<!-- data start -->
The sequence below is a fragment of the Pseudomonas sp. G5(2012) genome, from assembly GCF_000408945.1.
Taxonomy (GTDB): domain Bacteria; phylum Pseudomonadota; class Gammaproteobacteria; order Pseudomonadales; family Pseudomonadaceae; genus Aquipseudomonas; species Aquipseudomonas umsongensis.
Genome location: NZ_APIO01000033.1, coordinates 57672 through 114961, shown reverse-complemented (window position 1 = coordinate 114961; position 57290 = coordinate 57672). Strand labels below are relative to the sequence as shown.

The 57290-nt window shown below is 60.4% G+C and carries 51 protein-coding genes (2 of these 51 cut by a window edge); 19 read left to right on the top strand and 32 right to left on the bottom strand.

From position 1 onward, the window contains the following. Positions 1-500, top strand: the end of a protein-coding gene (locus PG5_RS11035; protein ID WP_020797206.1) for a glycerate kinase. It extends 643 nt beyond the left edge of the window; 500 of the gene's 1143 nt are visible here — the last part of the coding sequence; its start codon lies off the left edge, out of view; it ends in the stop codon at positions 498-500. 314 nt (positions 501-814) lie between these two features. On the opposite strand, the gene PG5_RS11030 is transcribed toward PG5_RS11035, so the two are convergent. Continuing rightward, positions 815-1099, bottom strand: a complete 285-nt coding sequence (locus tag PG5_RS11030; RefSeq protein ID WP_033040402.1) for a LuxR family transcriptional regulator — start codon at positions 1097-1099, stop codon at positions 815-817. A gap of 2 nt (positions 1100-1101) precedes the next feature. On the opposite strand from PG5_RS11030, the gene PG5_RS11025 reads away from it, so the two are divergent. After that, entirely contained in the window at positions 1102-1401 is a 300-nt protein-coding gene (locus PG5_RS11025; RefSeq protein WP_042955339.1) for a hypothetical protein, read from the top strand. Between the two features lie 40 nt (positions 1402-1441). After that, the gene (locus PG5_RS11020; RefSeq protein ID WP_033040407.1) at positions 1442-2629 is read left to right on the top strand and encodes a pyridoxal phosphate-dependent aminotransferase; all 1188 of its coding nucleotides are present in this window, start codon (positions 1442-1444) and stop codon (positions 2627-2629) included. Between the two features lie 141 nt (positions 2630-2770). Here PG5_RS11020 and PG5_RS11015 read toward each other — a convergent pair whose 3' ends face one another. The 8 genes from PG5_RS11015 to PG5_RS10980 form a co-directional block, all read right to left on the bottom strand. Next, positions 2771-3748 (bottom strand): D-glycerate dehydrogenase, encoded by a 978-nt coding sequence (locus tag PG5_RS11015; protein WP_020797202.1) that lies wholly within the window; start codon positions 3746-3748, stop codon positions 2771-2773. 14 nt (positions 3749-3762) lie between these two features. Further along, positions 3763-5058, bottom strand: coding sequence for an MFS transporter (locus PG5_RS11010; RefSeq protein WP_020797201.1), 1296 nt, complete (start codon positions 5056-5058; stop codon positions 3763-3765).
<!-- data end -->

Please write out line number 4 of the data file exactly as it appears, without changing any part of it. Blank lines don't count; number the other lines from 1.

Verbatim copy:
The 57290-nt window shown below is 60.4% G+C and carries 51 protein-coding genes (2 of these 51 cut by a window edge); 19 read left to right on the top strand and 32 right to left on the bottom strand.